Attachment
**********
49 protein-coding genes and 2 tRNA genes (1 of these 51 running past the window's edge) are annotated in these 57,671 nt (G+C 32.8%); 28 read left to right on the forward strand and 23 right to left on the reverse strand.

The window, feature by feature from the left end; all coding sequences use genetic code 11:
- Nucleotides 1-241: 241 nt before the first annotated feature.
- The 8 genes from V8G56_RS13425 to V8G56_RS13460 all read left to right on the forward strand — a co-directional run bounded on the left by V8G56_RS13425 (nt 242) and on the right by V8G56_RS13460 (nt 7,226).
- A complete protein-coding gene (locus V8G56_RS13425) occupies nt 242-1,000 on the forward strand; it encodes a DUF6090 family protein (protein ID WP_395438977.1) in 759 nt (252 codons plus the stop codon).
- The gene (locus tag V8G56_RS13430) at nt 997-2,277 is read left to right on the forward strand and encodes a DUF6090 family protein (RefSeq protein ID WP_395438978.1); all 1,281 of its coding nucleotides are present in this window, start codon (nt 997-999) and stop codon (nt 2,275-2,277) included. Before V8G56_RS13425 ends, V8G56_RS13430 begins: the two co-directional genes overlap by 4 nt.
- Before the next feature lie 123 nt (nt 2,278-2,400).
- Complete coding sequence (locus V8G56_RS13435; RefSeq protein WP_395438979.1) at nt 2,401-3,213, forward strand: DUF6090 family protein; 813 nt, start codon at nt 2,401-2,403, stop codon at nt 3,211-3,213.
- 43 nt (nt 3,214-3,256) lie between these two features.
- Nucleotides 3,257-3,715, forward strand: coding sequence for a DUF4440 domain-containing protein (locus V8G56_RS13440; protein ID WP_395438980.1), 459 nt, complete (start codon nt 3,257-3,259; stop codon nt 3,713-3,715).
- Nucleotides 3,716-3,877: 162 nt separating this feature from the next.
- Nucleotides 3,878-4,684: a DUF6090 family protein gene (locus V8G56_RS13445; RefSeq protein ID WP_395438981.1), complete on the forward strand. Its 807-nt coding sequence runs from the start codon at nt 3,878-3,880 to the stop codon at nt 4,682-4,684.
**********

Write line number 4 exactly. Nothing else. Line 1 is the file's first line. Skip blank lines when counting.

- The 8 genes from V8G56_RS13425 to V8G56_RS13460 all read left to right on the forward strand — a co-directional run bounded on the left by V8G56_RS13425 (nt 242) and on the right by V8G56_RS13460 (nt 7,226).